Thursday, February 13, 2020

What are the principal barriers to secondary analysis of qualitative Essay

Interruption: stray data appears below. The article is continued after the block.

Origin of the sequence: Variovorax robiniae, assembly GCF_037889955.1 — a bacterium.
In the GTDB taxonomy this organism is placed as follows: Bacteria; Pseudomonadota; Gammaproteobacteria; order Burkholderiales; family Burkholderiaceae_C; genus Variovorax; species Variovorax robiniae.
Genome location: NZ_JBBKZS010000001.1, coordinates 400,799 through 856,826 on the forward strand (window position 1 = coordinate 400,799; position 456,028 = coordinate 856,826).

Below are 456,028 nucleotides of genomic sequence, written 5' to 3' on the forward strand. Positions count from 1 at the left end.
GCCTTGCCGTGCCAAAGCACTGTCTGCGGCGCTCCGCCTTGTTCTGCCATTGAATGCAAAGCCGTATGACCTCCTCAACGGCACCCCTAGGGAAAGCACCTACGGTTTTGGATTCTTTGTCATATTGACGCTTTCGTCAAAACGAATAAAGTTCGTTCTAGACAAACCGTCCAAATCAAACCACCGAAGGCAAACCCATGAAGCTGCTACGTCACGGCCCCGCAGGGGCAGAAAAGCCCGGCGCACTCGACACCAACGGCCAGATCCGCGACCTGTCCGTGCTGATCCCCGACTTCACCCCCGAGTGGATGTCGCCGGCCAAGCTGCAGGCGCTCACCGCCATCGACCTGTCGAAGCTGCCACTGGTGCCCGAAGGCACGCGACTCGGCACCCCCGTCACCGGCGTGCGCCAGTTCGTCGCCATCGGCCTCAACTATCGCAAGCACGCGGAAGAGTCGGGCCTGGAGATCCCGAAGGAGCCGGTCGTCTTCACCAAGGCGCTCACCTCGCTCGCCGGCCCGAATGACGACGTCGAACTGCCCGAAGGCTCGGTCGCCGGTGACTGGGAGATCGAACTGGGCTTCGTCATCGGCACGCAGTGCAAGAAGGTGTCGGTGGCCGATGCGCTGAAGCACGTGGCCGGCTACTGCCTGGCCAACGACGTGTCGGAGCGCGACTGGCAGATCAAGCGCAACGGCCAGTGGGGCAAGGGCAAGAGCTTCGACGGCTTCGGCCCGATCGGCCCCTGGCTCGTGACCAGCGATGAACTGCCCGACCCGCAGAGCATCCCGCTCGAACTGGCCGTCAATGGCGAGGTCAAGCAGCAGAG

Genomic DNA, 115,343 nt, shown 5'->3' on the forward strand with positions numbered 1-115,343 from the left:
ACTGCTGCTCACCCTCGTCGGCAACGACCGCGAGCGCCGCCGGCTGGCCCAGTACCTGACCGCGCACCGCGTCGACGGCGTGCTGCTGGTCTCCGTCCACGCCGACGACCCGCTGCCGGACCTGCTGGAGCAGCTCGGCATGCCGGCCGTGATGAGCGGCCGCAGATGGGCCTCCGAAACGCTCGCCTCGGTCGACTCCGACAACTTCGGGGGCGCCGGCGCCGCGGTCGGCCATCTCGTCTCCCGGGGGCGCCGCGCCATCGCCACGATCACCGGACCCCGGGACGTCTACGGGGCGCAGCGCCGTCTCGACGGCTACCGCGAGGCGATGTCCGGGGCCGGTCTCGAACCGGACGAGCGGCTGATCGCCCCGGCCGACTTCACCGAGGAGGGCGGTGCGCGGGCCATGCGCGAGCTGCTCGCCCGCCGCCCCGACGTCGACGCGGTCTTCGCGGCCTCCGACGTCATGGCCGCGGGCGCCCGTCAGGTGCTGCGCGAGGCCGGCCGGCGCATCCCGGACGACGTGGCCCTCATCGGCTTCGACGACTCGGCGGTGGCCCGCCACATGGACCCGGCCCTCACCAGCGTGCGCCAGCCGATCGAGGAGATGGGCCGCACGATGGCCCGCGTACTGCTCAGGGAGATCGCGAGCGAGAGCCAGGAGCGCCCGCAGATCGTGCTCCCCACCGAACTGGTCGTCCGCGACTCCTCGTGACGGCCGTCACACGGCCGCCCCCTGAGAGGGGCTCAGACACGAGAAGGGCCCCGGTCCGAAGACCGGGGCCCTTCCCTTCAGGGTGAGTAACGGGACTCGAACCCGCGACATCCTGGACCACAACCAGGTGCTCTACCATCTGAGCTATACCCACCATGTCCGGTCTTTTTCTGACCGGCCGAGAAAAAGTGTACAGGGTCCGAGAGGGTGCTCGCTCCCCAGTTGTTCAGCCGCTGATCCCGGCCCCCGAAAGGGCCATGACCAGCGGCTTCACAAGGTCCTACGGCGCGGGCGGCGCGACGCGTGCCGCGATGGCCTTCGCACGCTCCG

What are the principal barriers to secondary analysis of qualitative data Why should researchers pursue this approach - Essay Example This type of analysis can either be qualitative or quantitative, and aims at dealing with new study questions by investigating previously collected data. This discussion is focused on secondary analysis of qualitative data. There is no difference in definition to secondary analysis of data, except for the difference between qualitative and quantitative data involved. In the case of secondary analysis of qualitative data, the existing data use is qualitative rather than quantitative. Qualitative data is all about behaviour and attitudes which cannot be quantified. Quantitative data however, focuses on numerical data. Analysis involves large sets of data that are used to make predictions or generalizations3. Secondary analysis brings in a new body of knowledge. Mostly, secondary analyses have been carried out in cases where authors want to: Perform additional analysis to a subset of the original dataset, Perform additional analysis to the original dataset, Pursue distinct interests fro m the original analysis, Provide case material for teaching and methodological development, Apply a new conceptual focus or new perspective to the original research issues, and Describe the historical and contemporary attributes, and behaviour of groups, individuals, organizations or societies. Secondary analysis is also important in situations where the participants are difficult to access, especially in sensitive topics4. Secondary analysis for qualitative data focuses on qualitative research. An example could be, a research focusing on the attitudes of footballers towards the media. An analysis of these attitudes can be done on a primary level. A secondary analysis may have a different target, for example, it would say, the attitudes reveal the footballers’ real emotions, and use the primary data from the original research to prove the point. These secondary analyses to qualitative data have barriers and benefits. These are as discussed below. Barriers to Secondary Analysi s of Qualitative Data There is lack of familiarity with the data. When collecting primary data, the aim of the research guides the arrangement of such data, so that familiarity, with its structure and various features is not an issue. When conducting a secondary analysis however, a researcher has to take time finding out why certain qualitative data is coded as they are in the primary dataset. This means that the researcher will need a lot of time to decode the primary dataset, and in some cases, to understand the complexity of the dataset’s organization. If the qualitative dataset is found to be complex, it may discourage a secondary analysis. Complexity of a dataset and time taken to familiarize with specific variables in a qualitative dataset, are some of the barriers to such analyses5. Another barrier is the primary researchers’ legal and ethical obligation to keep such data confidential. Qualitative data may be characterised by the content of sensitive or private information. This is especially true about data obtained from interviews in which the interviewees entrust the primary researcher with sensitive or private information about them or their lives. The primary researcher has the obligation to protect the information, and maintain confidentiality as agreed upon before data collection. The main problem in secondary analysis is approaching such kind of researchers to analyse their data a second time. It could be an example of an ethical dilemma. The original researcher may want to share his or her data, but the confidential information that will be accessed by the secondary analysts may lead to a breach of contract between the primary resea

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